CLINIC: Altering a Breathing Pattern
Wed, 22 Feb. 2012 - 6:36 p.m. MT
Credit: ARA Staff - American Running Association
QUESTION:I am a 57-year-old male with almost 20 years of running behind me. I do speedwork on a track twice a week with a corporate track team, and otherwise run about 30 miles a week. I’m mainly a distance runner—anything up to half-marathons.
The coach and several teammates on the track team believe I breathe too fast, and tell me I should cut my rate in half. When I run hard, I inhale on every other step. (To give you an idea of my pace, I run the 800 in about 3:10, the 1600 in 6:46, and 3200 in about 14:00.) My question is, does it make sense to try and alter my breathing at this point? I’ve been doing it this way for almost 20 years.
Thomas Kirner Cape Elizabeth, ME
ANSWER:I think you should continue to breathe the way you have been. Rate of breathing during vigorous exercise is partially controlled by the nervous system. Messages are sent to the muscles that surround the rib cage to contract and help lift the rib cage at a faster rate. Your rate of breathing will be dictated by your cardiovascular condition and the speed you try to maintain while running. I would not change my breathing from someone else’s response or comments.
It would help if I knew your body size and height. Maximal ventilation rates of 100 liters per minute are common in smaller individuals, while rates exceeding 200 liters per minute are found in larger people. Whatever your body type, pulmonary ventilation increases during exercise in direct proportion to your body’s metabolic needs. Your best bet is to simply breathe as comfortably as you can for your condition, atmospheric conditions, and the reasonable rates of speed you are trying to achieve during your workouts.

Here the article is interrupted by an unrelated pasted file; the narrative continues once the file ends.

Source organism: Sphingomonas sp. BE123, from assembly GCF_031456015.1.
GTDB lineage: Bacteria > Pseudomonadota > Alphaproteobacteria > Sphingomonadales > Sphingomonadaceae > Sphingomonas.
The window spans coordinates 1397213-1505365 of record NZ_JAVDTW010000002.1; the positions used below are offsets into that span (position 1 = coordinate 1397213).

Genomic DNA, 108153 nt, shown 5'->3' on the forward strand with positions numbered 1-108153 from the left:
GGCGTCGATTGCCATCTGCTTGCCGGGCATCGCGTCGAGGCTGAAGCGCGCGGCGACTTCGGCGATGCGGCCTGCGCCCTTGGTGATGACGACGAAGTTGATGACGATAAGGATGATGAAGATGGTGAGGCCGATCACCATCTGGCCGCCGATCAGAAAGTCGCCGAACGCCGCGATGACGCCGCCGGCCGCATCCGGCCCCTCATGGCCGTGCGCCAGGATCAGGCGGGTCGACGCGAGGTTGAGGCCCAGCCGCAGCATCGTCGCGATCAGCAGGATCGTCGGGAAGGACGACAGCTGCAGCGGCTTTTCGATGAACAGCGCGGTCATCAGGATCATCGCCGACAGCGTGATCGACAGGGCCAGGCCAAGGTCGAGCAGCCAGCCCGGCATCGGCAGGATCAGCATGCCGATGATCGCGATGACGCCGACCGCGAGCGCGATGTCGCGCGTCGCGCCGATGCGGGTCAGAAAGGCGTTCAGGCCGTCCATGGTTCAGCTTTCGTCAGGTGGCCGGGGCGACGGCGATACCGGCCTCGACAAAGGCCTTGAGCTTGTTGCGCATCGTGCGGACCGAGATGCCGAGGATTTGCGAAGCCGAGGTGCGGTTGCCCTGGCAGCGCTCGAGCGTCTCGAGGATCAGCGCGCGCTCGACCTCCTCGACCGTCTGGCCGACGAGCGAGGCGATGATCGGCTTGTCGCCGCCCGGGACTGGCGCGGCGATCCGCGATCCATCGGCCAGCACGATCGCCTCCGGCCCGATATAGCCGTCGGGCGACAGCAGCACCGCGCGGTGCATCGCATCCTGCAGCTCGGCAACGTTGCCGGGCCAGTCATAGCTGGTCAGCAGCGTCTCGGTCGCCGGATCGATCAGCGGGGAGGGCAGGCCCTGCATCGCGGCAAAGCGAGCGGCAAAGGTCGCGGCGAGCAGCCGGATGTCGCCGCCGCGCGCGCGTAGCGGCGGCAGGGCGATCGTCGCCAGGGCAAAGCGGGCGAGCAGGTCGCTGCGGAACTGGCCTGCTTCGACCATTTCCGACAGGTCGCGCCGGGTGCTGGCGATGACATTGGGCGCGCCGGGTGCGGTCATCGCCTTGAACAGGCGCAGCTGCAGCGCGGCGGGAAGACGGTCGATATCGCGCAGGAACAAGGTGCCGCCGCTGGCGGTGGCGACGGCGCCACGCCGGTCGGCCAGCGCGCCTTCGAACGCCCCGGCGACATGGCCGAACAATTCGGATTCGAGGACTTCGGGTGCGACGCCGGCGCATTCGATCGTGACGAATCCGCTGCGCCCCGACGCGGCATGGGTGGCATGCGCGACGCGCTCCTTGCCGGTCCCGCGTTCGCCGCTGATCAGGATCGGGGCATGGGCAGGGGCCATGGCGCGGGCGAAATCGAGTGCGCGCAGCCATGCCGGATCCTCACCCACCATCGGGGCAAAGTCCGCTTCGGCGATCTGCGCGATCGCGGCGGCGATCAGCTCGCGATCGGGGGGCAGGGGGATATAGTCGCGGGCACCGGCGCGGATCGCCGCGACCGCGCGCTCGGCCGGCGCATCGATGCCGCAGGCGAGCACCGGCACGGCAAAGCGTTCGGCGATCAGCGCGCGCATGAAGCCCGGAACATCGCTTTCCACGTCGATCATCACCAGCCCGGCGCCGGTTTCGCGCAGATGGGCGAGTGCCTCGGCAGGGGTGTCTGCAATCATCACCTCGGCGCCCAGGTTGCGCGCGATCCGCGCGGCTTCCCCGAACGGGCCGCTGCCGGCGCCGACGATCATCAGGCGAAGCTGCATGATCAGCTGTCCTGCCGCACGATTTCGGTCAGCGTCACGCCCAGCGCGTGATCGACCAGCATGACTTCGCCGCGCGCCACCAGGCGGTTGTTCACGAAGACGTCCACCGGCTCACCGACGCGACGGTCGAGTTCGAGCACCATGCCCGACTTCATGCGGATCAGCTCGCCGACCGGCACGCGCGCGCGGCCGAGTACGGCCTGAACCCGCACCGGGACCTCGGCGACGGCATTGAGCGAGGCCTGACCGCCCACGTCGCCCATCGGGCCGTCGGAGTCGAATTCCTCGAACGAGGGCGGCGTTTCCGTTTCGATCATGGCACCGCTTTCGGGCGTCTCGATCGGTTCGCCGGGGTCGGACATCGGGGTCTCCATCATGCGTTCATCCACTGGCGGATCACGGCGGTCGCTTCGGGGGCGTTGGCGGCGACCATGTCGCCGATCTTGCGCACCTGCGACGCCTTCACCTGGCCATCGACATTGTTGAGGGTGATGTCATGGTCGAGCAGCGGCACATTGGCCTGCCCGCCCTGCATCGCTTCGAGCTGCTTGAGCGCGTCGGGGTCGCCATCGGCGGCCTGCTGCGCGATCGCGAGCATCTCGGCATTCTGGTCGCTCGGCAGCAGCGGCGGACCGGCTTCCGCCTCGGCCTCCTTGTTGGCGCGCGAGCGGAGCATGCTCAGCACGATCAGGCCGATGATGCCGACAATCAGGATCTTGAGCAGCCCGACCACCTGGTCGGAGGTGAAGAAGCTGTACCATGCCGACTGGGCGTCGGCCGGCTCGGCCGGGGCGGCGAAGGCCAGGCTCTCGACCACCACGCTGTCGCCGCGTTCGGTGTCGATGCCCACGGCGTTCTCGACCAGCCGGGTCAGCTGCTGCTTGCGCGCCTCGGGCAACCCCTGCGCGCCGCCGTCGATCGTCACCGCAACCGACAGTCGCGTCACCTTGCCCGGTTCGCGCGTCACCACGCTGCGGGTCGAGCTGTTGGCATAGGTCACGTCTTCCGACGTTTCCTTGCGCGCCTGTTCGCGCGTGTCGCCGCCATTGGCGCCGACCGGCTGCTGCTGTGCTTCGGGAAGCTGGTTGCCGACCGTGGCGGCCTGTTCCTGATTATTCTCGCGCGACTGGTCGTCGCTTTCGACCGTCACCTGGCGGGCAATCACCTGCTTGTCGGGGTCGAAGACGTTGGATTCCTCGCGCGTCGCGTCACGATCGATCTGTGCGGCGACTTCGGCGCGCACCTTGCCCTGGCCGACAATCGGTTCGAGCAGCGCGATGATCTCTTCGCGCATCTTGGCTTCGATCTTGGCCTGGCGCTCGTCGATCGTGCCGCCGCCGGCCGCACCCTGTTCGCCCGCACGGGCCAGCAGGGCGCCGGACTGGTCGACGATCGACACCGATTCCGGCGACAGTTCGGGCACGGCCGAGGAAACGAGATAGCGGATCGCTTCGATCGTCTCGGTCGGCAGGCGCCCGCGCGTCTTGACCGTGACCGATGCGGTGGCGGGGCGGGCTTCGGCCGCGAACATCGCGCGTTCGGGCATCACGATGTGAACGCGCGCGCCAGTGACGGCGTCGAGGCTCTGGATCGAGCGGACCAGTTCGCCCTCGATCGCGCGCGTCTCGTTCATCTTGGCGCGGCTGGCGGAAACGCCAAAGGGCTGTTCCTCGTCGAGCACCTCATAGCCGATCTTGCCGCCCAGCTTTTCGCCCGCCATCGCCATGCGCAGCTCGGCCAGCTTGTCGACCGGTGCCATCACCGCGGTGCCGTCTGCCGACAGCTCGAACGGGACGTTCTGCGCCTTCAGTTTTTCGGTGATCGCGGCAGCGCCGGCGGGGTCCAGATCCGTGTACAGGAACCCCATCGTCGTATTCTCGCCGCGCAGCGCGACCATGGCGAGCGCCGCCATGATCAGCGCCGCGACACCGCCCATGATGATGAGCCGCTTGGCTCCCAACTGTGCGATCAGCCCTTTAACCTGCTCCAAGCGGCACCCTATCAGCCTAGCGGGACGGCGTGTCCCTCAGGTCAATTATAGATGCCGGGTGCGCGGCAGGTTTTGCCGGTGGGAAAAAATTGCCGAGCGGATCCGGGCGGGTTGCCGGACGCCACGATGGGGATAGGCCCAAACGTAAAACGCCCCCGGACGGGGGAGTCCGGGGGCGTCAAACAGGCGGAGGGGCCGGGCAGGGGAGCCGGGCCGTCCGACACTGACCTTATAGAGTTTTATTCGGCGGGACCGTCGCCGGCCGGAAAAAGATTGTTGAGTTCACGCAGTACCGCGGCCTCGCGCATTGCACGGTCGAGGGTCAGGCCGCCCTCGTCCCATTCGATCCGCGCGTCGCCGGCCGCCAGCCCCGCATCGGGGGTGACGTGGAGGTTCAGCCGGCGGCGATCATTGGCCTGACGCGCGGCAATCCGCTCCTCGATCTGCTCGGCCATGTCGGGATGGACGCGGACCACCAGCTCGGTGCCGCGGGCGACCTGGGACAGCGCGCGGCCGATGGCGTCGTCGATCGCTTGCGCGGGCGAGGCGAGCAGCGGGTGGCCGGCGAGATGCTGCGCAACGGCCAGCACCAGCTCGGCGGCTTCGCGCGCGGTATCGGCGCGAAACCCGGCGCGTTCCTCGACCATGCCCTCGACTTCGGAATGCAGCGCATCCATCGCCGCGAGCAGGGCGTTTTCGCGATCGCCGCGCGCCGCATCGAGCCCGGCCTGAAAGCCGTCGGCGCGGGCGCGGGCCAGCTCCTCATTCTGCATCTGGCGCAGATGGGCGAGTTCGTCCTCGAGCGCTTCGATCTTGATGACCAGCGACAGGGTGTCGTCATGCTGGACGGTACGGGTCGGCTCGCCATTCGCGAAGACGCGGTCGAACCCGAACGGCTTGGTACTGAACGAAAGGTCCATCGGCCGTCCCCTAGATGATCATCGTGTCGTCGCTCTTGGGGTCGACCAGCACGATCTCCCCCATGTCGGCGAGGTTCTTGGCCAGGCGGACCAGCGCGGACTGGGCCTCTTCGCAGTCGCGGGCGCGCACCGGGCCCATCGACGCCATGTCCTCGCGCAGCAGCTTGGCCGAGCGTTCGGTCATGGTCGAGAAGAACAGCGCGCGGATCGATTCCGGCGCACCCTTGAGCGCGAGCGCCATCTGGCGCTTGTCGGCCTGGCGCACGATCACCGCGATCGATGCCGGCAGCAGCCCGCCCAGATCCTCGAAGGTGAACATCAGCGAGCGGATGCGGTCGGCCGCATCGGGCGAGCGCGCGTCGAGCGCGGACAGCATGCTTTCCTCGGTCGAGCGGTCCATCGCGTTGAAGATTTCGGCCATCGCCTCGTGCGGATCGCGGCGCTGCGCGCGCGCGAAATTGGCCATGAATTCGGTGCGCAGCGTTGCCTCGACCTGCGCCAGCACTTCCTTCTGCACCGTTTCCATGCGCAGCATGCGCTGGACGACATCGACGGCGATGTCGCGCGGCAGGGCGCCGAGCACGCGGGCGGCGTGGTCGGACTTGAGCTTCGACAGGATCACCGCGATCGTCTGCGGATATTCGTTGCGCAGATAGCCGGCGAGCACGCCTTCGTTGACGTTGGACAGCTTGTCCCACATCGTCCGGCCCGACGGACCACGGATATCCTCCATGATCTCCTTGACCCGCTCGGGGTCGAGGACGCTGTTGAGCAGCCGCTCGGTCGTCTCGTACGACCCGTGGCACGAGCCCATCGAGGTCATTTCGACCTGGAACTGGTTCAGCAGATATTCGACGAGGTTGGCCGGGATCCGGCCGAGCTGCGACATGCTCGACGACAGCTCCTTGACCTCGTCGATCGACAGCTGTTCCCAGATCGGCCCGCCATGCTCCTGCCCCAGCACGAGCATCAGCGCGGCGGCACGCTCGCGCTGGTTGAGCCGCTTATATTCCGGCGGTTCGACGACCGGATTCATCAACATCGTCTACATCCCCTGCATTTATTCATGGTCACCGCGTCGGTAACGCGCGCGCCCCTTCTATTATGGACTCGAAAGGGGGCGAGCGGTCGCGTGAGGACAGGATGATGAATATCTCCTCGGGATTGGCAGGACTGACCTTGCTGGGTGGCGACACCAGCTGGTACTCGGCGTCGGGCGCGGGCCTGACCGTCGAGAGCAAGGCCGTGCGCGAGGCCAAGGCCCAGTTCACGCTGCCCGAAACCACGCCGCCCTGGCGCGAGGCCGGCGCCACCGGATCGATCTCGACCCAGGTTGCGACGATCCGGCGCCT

Tom Woltz Sr., MA, Exercise PhysiologistHouston, TX
ANSWER:Altering a breathing pattern can be very difficult since it has been second nature for so long. If you wish to experiment with modifications in your breathing rate, however, do so during less important runs and workouts. Based on my own research and coaching experience, when running at about 75% maximal heart rate (MHR), most runners average 30 to 45 breaths per minute. Although there are limitations in the method, for a rough approximation of your MHR, you could subtract your age from 220, in your case 163 beats per minute (bpm). Seventy-five percent of this would be about 122 bpm. As the pace quickens from 75% MHR, a pattern of two steps to inhale and two to exhale will allow more oxygen. This is about 60 breaths per minute. For intervals, a kick at the end of a race, or races lasting less than three minutes, try a pattern of two steps to inhale and one step to exhale. Any faster than this can create a state similar to hyperventilating.
Greg Tymon, MEd, CSCSEast Stroudsburg, PA
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